Maybe you should ask this question instead: Does the phone company know your law practice as well as you do? Unless Ma Bell has been eavesdropping on your conversations, the answer is a definite “no”—which means it's up to you, and not the person who sold you the ad, to communicate what your firm does best.
Your advertisement defines your legal practice in the minds of consumers who still use the Yellow Pages to research businesses. Those consumers don’t give their trust easily. If you anticipate your ad bringing in even one client over the course of the year, you owe it to yourself to promote your legal practice in a way that will attract the clients you most want to serve.
The good news is that designing your own Yellow Pages ad isn't nearly as burdensome a task as you think it is. You probably already have a basic marketing “pitch” that you use on your website, so you don't have to write the copy from scratch. Word-processing programs are so intuitive that you can probably design your ad in half an hour (maybe an hour, if you haven't yet explored the capabilities of your Word software). If you have staff members, they would probably be delighted to take the file you give them and turn it into a bright, distinctive, attention-getting ad.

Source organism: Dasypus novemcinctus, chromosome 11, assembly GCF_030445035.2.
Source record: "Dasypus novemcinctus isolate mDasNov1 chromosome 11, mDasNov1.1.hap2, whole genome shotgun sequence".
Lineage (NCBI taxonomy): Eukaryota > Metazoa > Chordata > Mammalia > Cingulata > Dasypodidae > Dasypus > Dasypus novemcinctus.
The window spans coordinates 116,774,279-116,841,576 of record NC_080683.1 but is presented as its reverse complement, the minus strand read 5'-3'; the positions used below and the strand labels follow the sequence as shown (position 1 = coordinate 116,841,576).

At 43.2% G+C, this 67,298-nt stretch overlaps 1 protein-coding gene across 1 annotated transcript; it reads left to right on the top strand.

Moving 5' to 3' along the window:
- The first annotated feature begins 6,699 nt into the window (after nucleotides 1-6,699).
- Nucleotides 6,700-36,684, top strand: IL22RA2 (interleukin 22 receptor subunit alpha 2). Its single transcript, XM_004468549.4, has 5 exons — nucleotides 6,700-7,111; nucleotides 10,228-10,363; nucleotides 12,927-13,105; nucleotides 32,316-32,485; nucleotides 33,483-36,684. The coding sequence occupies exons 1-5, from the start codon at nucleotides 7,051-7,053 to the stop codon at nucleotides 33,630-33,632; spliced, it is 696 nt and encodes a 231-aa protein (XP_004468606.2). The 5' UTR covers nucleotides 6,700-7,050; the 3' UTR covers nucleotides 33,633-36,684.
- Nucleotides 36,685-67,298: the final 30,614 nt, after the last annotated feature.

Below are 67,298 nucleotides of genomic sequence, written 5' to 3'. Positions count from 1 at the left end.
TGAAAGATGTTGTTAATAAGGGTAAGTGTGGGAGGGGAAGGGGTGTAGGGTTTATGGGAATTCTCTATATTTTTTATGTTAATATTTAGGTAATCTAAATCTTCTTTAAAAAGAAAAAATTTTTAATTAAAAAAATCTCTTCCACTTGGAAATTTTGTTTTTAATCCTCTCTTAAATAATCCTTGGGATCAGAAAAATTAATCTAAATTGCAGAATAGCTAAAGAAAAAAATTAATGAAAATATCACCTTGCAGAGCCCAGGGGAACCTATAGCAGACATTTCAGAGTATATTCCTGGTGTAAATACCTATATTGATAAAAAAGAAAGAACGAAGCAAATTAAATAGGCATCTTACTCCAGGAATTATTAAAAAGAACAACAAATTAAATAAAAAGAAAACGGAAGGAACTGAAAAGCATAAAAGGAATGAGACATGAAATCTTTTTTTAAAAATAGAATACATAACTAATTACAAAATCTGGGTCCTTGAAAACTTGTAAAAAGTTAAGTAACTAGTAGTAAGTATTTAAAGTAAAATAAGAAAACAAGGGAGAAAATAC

What will happen if you do, allow the Yellow Pages publisher to design your ad? Well, you may wind up with a lot of “white space” and a minimum of copy—often just the name of your firm, your slogan, and your phone number. The fact is that your ad rep has better things to do than worry about the layout of your display ad, and he/she won't be motivated to hit the ball out of the park, since she has probably already received her commission and has gone on to the next prospective customer.